Leave our street alone

Lorries frequently use Cecil Road
Lorries frequently use Cecil Road to make deliveries to the Palace Exchange and Palace Gardens shopping centres

We oppose idea to divert more traffic down Cecil Road, write Claudia Carter and Luke Neville

In the last issue of the Dispatch Better Streets for Enfield set out a ‘vision’ for Enfield Town where traffic is routed off Church Street, removing the one-way system and making Cecil Road two-way.

This is the same as the Cycle Enfield proposal that 70% of residents voted against in the 2015 consultation. Why was it rejected? One reason is because many residents can remember when Cecil Road and Church Street were previously two-way. Both roads were frequently at a standstill.

As one resident said: “We recall how congested Cecil Road was and how difficult it was to try and cross the road. The family never opened the front windows because of the traffic noise and fumes. Enfield Town used to frequently come to a standstill even in those days when a lot of families didn’t have cars.”

Cecil Road and Church Street are part of the main route between Enfield and the M25. Where do Better Streets envisage these vehicles going, with little by way of an alternative route? This part of their ‘vision’ will inevitably lead to more tailbacks along Windmill Hill. Many residents live along that road, too. Does this constitute ‘better streets’?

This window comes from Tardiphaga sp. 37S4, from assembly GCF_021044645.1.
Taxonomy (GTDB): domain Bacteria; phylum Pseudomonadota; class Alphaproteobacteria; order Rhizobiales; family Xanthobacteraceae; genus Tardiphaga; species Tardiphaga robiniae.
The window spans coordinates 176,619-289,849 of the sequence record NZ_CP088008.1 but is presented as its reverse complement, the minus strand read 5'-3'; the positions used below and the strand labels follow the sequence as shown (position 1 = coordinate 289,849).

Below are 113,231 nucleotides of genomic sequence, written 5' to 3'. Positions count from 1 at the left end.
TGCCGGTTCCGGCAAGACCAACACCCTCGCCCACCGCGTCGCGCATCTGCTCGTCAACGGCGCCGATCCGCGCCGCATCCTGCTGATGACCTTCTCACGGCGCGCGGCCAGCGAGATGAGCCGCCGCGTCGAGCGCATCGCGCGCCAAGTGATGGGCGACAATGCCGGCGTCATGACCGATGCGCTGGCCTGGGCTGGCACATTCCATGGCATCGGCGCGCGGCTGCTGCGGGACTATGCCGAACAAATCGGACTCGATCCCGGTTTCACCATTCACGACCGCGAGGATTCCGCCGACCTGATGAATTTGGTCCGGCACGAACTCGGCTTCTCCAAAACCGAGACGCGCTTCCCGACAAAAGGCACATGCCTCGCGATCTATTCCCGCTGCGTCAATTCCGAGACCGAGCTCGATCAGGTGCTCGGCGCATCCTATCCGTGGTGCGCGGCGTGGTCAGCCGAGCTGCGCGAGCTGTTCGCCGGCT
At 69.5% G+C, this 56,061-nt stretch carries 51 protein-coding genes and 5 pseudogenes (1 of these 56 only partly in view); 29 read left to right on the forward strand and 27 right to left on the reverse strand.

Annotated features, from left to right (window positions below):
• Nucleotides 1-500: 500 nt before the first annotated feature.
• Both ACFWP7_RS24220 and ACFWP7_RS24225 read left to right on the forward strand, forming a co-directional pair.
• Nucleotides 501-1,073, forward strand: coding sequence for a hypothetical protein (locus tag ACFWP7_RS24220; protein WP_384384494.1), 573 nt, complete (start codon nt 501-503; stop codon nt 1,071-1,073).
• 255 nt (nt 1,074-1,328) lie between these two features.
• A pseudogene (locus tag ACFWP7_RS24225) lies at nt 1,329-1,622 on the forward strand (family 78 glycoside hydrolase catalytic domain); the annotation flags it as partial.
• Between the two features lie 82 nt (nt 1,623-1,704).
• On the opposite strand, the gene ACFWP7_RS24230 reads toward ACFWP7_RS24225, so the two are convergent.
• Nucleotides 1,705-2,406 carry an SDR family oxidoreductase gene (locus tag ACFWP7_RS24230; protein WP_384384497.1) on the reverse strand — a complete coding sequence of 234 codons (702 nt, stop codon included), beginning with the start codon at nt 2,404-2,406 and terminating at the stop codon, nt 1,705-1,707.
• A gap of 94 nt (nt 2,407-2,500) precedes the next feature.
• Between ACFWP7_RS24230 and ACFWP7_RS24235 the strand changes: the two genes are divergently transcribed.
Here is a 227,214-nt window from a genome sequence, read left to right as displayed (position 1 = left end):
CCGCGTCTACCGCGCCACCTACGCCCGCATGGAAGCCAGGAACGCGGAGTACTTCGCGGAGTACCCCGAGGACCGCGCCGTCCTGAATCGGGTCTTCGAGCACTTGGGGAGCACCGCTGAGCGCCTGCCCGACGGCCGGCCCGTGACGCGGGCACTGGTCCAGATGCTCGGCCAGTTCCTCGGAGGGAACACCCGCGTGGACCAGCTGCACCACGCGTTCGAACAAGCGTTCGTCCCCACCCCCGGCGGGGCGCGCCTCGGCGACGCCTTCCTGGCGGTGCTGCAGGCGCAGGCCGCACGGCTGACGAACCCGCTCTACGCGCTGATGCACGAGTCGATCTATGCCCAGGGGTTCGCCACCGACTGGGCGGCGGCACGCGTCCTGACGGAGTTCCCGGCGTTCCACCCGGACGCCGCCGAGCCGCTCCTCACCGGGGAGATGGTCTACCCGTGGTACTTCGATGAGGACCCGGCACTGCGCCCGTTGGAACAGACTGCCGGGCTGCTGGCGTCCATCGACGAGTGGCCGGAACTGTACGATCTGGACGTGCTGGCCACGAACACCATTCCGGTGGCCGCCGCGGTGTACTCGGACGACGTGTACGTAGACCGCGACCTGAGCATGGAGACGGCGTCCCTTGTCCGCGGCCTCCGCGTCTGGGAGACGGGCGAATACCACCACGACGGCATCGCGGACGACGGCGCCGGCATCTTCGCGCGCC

Delivery access to the shops in Palace Gardens and Palace Exchange is via Cecil Road. At the moment there is usually space for cars to manoeuvre around them, but imagine the resulting gridlock if Cecil Road is condemned to two-way traffic. Nighttime deliveries are not the cure to this – local residents have had to fight several battles in recent years when some shops started nighttime deliveries, leading to sleepless nights for residents opposite.

Let’s not forget, either, that the 2015 consultation revealed serious knock-on effects for residents in Raleigh, Sydney and Essex roads, which would become rat runs through to London Road for drivers seeking to avoid the major snarl ups the two-way system would create.

At this point, before any further suggestions are made to fix the flaws in this particular plan, can we repeat that as this is a major route between the M25 and Enfield, in reality traffic volumes are unlikely to reduce?

During the 2015 consultation, a resident was stopped by a Cycle Enfield representative on Church Street. “Wouldn’t it be wonderful if there was none of this traffic?” the official asked. “Yes,” said the resident, “but where would all the cars go?”

“Oh,” the Cycle Enfield representative said, looking baffled. “I don’t know.”

It transpired the official had been recruited from south London to help with the Cycle Enfield scheme and had no idea of the area’s geography. It is hard to avoid concluding that Better Streets for Enfield too has little knowledge of our local area.

Please, spare us this ‘vision’.

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